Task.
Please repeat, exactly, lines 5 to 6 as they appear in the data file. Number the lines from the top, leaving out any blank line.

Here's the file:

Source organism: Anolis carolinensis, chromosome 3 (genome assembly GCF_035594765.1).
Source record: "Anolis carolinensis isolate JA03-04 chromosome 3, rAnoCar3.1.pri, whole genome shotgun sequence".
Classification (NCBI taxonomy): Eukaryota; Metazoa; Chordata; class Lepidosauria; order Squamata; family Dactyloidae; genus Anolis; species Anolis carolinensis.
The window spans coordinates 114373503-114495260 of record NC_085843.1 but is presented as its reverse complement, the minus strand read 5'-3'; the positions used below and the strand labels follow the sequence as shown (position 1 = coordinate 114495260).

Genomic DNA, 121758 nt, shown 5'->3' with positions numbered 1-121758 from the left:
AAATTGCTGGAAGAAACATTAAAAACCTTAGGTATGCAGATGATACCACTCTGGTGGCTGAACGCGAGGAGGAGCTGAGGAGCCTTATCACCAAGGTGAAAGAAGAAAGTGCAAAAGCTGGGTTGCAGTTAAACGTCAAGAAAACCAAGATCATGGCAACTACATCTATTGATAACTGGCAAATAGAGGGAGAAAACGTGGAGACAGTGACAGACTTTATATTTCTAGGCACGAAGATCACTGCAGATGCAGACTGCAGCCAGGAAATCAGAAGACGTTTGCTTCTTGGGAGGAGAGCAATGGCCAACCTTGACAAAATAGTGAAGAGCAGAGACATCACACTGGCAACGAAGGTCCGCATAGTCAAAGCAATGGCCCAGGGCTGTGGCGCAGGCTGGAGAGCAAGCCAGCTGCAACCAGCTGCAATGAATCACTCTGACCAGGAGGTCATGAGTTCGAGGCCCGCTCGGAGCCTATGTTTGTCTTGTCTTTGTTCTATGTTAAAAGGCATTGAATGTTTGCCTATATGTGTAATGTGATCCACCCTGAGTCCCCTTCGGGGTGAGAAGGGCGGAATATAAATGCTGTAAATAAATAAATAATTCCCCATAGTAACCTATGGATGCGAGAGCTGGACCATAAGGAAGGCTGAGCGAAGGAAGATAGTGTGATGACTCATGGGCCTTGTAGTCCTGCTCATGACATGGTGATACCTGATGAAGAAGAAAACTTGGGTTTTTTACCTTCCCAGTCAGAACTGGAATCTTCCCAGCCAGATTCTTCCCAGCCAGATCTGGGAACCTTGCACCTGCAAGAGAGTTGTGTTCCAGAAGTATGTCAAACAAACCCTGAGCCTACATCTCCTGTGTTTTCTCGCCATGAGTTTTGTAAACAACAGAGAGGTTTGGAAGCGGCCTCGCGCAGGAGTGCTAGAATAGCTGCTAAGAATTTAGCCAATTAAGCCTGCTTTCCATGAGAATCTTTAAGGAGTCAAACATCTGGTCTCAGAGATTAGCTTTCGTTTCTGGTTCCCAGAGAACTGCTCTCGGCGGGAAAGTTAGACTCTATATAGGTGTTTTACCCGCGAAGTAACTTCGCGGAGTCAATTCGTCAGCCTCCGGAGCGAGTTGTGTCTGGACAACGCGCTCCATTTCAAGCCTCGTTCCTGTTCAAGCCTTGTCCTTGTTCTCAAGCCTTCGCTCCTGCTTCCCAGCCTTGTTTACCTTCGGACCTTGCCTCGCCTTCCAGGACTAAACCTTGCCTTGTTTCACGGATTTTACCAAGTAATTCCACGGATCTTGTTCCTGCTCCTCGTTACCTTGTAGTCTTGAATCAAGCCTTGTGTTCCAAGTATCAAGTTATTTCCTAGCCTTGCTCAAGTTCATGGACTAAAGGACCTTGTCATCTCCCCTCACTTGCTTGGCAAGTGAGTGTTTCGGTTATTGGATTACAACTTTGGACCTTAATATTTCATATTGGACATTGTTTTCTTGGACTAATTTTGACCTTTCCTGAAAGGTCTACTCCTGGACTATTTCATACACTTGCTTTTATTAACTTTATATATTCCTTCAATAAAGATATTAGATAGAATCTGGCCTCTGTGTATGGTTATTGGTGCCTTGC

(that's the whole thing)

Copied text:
Genomic DNA, 121758 nt, shown 5'->3' with positions numbered 1-121758 from the left:
AAATTGCTGGAAGAAACATTAAAAACCTTAGGTATGCAGATGATACCACTCTGGTGGCTGAACGCGAGGAGGAGCTGAGGAGCCTTATCACCAAGGTGAAAGAAGAAAGTGCAAAAGCTGGGTTGCAGTTAAACGTCAAGAAAACCAAGATCATGGCAACTACATCTATTGATAACTGGCAAATAGAGGGAGAAAACGTGGAGACAGTGACAGACTTTATATTTCTAGGCACGAAGATCACTGCAGATGCAGACTGCAGCCAGGAAATCAGAAGACGTTTGCTTCTTGGGAGGAGAGCAATGGCCAACCTTGACAAAATAGTGAAGAGCAGAGACATCACACTGGCAACGAAGGTCCGCATAGTCAAAGCAATGGCCCAGGGCTGTGGCGCAGGCTGGAGAGCAAGCCAGCTGCAACCAGCTGCAATGAATCACTCTGACCAGGAGGTCATGAGTTCGAGGCCCGCTCGGAGCCTATGTTTGTCTTGTCTTTGTTCTATGTTAAAAGGCATTGAATGTTTGCCTATATGTGTAATGTGATCCACCCTGAGTCCCCTTCGGGGTGAGAAGGGCGGAATATAAATGCTGTAAATAAATAAATAATTCCCCATAGTAACCTATGGATGCGAGAGCTGGACCATAAGGAAGGCTGAGCGAAGGAAGATAGTGTGATGACTCATGGGCCTTGTAGTCCTGCTCATGACATGGTGATACCTGATGAAGAAGAAAACTTGGGTTTTTTACCTTCCCAGTCAGAACTGGAATCTTCCCAGCCAGATTCTTCCCAGCCAGATCTGGGAACCTTGCACCTGCAAGAGAGTTGTGTTCCAGAAGTATGTCAAACAAACCCTGAGCCTACATCTCCTGTGTTTTCTCGCCATGAGTTTTGTAAACAACAGAGAGGTTTGGAAGCGGCCTCGCGCAGGAGTGCTAGAATAGCTGCTAAGAATTTAGCCAATTAAGCCTGCTTTCCATGAGAATCTTTAAGGAGTCAAACATCTGGTCTCAGAGATTAGCTTTCGTTTCTGGTTCCCAGAGAACTGCTCTCGGCGGGAAAGTTAGACTCTATATAGGTGTTTTACCCGCGAAGTAACTTCGCGGAGTCAATTCGTCAGCCTCCGGAGCGAGTTGTGTCTGGACAACGCGCTCCATTTCAAGCCTCGTTCCTGTTCAAGCCTTGTCCTTGTTCTCAAGCCTTCGCTCCTGCTTCCCAGCCTTGTTTACCTTCGGACCTTGCCTCGCCTTCCAGGACTAAACCTTGCCTTGTTTCACGGATTTTACCAAGTAATTCCACGGATCTTGTTCCTGCTCCTCGTTACCTTGTAGTCTTGAATCAAGCCTTGTGTTCCAAGTATCAAGTTATTTCCTAGCCTTGCTCAAGTTCATGGACTAAAGGACCTTGTCATCTCCCCTCACTTGCTTGGCAAGTGAGTGTTTCGGTTATTGGATTACAACTTTGGACCTTAATATTTCATATTGGACATTGTTTTCTTGGACTAATTTTGACCTTTCCTGAAAGGTCTACTCCTGGACTATTTCATACACTTGCTTTTATTAACTTTATATATTCCTTCAATAAAGATATTAGATAGAATCTGGCCTCTGTGTATGGTTATTGGTGCCTTGC